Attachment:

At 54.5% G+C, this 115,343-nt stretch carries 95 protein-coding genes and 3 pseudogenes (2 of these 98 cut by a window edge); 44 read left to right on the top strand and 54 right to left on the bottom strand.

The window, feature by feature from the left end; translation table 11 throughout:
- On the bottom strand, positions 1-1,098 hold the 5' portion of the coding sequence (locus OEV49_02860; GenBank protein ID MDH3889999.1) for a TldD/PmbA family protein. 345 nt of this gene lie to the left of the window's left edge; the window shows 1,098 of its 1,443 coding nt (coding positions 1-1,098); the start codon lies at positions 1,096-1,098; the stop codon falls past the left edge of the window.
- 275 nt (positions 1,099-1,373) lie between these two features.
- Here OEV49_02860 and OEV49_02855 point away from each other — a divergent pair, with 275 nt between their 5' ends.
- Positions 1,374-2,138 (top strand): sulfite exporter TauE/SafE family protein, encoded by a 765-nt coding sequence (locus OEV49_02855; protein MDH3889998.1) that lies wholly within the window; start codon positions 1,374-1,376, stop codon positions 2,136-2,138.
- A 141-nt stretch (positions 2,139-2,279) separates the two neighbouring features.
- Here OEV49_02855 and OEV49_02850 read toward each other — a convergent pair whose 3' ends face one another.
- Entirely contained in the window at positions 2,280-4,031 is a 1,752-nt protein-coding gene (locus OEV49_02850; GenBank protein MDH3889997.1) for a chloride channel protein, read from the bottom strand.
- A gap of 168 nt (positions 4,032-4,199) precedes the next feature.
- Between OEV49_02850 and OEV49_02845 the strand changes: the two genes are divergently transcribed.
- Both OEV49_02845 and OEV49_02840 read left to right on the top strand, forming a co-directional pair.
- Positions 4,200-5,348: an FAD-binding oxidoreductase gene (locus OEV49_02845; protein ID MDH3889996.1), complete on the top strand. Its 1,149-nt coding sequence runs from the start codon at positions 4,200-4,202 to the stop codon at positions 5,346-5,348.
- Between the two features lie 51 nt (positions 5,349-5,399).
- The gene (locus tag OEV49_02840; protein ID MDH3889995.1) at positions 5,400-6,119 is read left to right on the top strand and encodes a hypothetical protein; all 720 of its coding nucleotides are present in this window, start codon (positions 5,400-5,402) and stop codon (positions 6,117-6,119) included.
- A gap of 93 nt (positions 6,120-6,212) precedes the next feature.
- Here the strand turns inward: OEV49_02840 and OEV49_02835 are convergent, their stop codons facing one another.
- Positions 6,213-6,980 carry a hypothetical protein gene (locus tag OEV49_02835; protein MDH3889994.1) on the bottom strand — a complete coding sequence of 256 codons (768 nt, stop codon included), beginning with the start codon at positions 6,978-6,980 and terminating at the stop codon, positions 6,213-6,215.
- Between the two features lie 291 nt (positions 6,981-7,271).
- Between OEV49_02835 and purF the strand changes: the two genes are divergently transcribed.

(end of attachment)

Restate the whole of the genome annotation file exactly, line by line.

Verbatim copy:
At 54.5% G+C, this 115,343-nt stretch carries 95 protein-coding genes and 3 pseudogenes (2 of these 98 cut by a window edge); 44 read left to right on the top strand and 54 right to left on the bottom strand.

The window, feature by feature from the left end; translation table 11 throughout:
- On the bottom strand, positions 1-1,098 hold the 5' portion of the coding sequence (locus OEV49_02860; GenBank protein ID MDH3889999.1) for a TldD/PmbA family protein. 345 nt of this gene lie to the left of the window's left edge; the window shows 1,098 of its 1,443 coding nt (coding positions 1-1,098); the start codon lies at positions 1,096-1,098; the stop codon falls past the left edge of the window.
- 275 nt (positions 1,099-1,373) lie between these two features.
- Here OEV49_02860 and OEV49_02855 point away from each other — a divergent pair, with 275 nt between their 5' ends.
- Positions 1,374-2,138 (top strand): sulfite exporter TauE/SafE family protein, encoded by a 765-nt coding sequence (locus OEV49_02855; protein MDH3889998.1) that lies wholly within the window; start codon positions 1,374-1,376, stop codon positions 2,136-2,138.
- A 141-nt stretch (positions 2,139-2,279) separates the two neighbouring features.
- Here OEV49_02855 and OEV49_02850 read toward each other — a convergent pair whose 3' ends face one another.
- Entirely contained in the window at positions 2,280-4,031 is a 1,752-nt protein-coding gene (locus OEV49_02850; GenBank protein MDH3889997.1) for a chloride channel protein, read from the bottom strand.
- A gap of 168 nt (positions 4,032-4,199) precedes the next feature.
- Between OEV49_02850 and OEV49_02845 the strand changes: the two genes are divergently transcribed.
- Both OEV49_02845 and OEV49_02840 read left to right on the top strand, forming a co-directional pair.
- Positions 4,200-5,348: an FAD-binding oxidoreductase gene (locus OEV49_02845; protein ID MDH3889996.1), complete on the top strand. Its 1,149-nt coding sequence runs from the start codon at positions 4,200-4,202 to the stop codon at positions 5,346-5,348.
- Between the two features lie 51 nt (positions 5,349-5,399).
- The gene (locus tag OEV49_02840; protein ID MDH3889995.1) at positions 5,400-6,119 is read left to right on the top strand and encodes a hypothetical protein; all 720 of its coding nucleotides are present in this window, start codon (positions 5,400-5,402) and stop codon (positions 6,117-6,119) included.
- A gap of 93 nt (positions 6,120-6,212) precedes the next feature.
- Here the strand turns inward: OEV49_02840 and OEV49_02835 are convergent, their stop codons facing one another.
- Positions 6,213-6,980 carry a hypothetical protein gene (locus tag OEV49_02835; protein MDH3889994.1) on the bottom strand — a complete coding sequence of 256 codons (768 nt, stop codon included), beginning with the start codon at positions 6,978-6,980 and terminating at the stop codon, positions 6,213-6,215.
- Between the two features lie 291 nt (positions 6,981-7,271).
- Between OEV49_02835 and purF the strand changes: the two genes are divergently transcribed.